By: David D. Hood, Induron CEO
The Industrial Paint Manufacturing Company (July 1, 1947-June 20, 1966)
Indurall Coatings, Inc. (June 20, 1966-Sept. 15, 1995)
Induron Coatings, Inc. (Sept. 15, 1995-Sept. 30, 2011)
Induron Coatings, LLC (Oct. 1, 2011-Present)
Seventy years ago, William E. Hood and Louis A. Prosch, Jr. started The Industrial Paint Manufacturing Company. These men believed in honor, integrity and serious, honest business. To begin the company, Hood, Prosch and several others invested $32,500 in capital. Prosch was the money and organization man and Hood was the paint formulator and face of the company. The two partners operated out of an office they borrowed from an uncle while assembling equipment to make paint. On May 6, 1948, they rented factory space, purchased equipment and made their first batch of red primer.
Hood and Prosch planned to provide protective coatings for structural steel, which was being used to renew the country’s sorely-neglected infrastructure. They were successful almost immediately and grew the business to a (very small) profit in its first year. The company then began developing architectural paints using the trademarked brand “Indurall.” In 1955, the company owned its first store in Birmingham. When the Indurall brand was sold in 1995, there were 13 stores spread from Ft. Walton Beach, FL to Evansville, IN. In addition to the company stores, dealers were located throughout Alabama and Mississippi. These dealers were profitable sales outlets for years, but by 1970, their sales had diminished substantially due to consolidation in the hardware business. This elimination of small stores was a glimpse into the future of a business practice to come.
In 1965, the company purchased the block between 33rd Street and 34th Street between 10th Avenue North and 9th Avenue North in Birmingham, and we still operate from that location today. When I joined the family business in 1969, sales were roughly 40% stores, 40% production line finishes (primarily baking enamels and steel building primers) and 20% protective coatings. The company was only marginally profitable and debts grew with each new store.
During the 1970’s, the much-needed E.P.A. was established recognizing that the U.S. domestic sewer system was causing considerable pollution via leaking underground sewers. The solution was to stop the leaking by sealing the joints in the sewer pipe. However, this solution resulted in a substantial increase in the corrosive properties of sewage and rapidly destroyed the sewer pipe. In 1976, we discovered the use of hollow ceramic microspheres in coatings to combat this corrosion. This technique among others led to the development of a pipe lining, which is now known as Protecto 401™ and has become “The Standard” in ductile iron sewer pipe lining.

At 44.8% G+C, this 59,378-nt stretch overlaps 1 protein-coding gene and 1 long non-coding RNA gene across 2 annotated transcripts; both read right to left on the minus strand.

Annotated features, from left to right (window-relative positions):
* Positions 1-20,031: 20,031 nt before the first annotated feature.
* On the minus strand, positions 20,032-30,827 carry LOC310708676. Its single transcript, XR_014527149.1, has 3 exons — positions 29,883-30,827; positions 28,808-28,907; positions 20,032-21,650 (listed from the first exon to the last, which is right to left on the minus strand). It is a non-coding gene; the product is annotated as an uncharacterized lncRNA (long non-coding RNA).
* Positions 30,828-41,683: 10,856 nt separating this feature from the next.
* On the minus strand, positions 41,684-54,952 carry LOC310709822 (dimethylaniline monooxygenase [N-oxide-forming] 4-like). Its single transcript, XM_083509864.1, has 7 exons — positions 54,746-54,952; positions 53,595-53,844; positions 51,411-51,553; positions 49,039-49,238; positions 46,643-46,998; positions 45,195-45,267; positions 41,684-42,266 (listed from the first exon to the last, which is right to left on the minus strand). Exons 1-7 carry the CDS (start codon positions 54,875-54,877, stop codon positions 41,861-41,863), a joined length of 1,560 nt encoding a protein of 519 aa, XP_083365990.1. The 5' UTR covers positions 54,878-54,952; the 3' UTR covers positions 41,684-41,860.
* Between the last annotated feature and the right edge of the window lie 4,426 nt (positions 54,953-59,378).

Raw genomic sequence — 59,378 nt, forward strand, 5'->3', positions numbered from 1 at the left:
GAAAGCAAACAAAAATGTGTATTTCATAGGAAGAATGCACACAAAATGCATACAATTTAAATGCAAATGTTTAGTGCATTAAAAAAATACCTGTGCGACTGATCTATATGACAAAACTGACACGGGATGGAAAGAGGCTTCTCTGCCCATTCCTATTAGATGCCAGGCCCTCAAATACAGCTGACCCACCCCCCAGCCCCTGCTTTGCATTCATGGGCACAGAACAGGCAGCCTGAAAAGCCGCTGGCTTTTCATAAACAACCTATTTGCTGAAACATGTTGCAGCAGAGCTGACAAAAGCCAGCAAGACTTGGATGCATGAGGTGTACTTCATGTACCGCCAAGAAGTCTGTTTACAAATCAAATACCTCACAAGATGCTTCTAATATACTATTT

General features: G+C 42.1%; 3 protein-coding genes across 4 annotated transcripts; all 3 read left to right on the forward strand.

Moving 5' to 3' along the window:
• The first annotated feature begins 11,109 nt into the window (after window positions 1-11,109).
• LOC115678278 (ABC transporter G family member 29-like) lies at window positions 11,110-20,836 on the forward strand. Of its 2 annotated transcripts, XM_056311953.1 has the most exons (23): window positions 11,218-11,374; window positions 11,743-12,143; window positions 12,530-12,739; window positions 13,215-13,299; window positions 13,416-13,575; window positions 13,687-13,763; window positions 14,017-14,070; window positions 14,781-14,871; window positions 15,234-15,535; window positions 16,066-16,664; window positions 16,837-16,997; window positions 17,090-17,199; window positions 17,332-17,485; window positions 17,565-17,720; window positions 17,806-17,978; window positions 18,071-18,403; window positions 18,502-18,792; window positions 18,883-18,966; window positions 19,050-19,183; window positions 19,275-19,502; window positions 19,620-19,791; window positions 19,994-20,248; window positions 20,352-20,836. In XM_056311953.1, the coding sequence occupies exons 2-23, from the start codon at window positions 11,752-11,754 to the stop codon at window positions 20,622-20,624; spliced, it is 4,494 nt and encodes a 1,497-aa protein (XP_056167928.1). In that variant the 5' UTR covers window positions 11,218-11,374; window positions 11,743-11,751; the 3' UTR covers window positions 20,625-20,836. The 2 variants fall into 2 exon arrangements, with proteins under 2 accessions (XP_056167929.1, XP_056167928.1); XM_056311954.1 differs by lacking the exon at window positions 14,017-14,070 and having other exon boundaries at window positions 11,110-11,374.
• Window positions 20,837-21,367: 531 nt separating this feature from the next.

During the 1980’s, the company’s sales grew by 126%, and I purchased controlling interest and took full control of the company. We distinguished the architectural business with new labels that emphasized the Indurall brand. We also created new labels and literature for our industrial products under the trade name “Induron” to emphasize quality and performance. By 1990, sales were about 50% Indurall, 30% Induron and 20% production line finishes.
During the 1990’s, our company developed the technical skills necessary to survive and thrive in a world of high-quality competition and excessive regulation. However, in late 1993, I realized the divergent skills required for the two businesses (high-performance coatings and architectural paint) were more than we could manage. My analysis convinced me that the company had a brighter financial future as Induron than it did trying to be too many different things.
I agreed to Pratt & Lambert United’s proposal to add the Indurall stores and brand to its business, and closed the deal on Oct. 5, 1995. With this sale, the company downsized from about 100 employees to 35 and from several hundred daily invoices to about 10.
Following the sale, we re-invented the company and modernized nearly all of our processes. The factory was reconfigured from making architectural products to making Induron products. We used the company’s history of immediate delivery to service our customers much quicker than they expected. New, high-quality products that meet both environmental concerns and performance demands were also developed. I hired high-quality technical people and my son, Davies, with the plan to transition ownership/management to him.
In the 25 years since the company’s “new beginning,” we have expanded into new territories and markets and will continue to do so while remaining mindful that we compete in a highly-competitive and demanding market. Fortunately, Induron has survived as an independent, family-owned company despite the odds against us. Since 1969, considerable consolidation has occurred as a result of regulation, taxation, customer consolidation, offshore production and powerful competition. The big companies keep acquiring and growing, but we keep solving problems for our customers and servicing them better than they expect and better than the big competitors.
My son, Davies, purchased controlling interest of the company in 2015. With this transition, I can proudly say that third-generation, family-owned Induron Protective Coatings is celebrating 70 years of providing excellent products and high-quality service to its customers. The company is still built upon the same beliefs of honor, integrity and honesty, but it has evolved with a renewed facility, a renewed and expanding sales force, a growing product line and new market opportunities.